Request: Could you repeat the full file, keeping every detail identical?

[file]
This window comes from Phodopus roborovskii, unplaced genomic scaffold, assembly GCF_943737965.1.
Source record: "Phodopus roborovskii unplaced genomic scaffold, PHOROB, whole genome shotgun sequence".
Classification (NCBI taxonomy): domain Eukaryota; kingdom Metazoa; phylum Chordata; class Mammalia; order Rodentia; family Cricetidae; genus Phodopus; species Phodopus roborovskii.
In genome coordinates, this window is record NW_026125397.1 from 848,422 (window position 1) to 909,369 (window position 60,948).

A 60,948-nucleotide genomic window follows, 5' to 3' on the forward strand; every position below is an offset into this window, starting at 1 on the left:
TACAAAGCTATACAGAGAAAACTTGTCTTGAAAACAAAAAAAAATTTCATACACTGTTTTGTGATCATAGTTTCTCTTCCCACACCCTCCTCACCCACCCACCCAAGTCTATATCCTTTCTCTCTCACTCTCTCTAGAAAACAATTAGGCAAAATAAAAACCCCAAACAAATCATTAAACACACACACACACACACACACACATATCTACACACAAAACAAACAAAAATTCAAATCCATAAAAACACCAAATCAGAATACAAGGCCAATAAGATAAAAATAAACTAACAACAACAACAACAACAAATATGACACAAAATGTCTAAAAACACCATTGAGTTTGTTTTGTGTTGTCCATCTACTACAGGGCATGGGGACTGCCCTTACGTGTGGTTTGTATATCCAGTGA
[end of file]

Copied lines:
This window comes from Phodopus roborovskii, unplaced genomic scaffold, assembly GCF_943737965.1.
Source record: "Phodopus roborovskii unplaced genomic scaffold, PHOROB, whole genome shotgun sequence".
Classification (NCBI taxonomy): domain Eukaryota; kingdom Metazoa; phylum Chordata; class Mammalia; order Rodentia; family Cricetidae; genus Phodopus; species Phodopus roborovskii.
In genome coordinates, this window is record NW_026125397.1 from 848,422 (window position 1) to 909,369 (window position 60,948).

A 60,948-nucleotide genomic window follows, 5' to 3' on the forward strand; every position below is an offset into this window, starting at 1 on the left:
TACAAAGCTATACAGAGAAAACTTGTCTTGAAAACAAAAAAAAATTTCATACACTGTTTTGTGATCATAGTTTCTCTTCCCACACCCTCCTCACCCACCCACCCAAGTCTATATCCTTTCTCTCTCACTCTCTCTAGAAAACAATTAGGCAAAATAAAAACCCCAAACAAATCATTAAACACACACACACACACACACACACATATCTACACACAAAACAAACAAAAATTCAAATCCATAAAAACACCAAATCAGAATACAAGGCCAATAAGATAAAAATAAACTAACAACAACAACAACAACAAATATGACACAAAATGTCTAAAAACACCATTGAGTTTGTTTTGTGTTGTCCATCTACTACAGGGCATGGGGACTGCCCTTACGTGTGGTTTGTATATCCAGTGA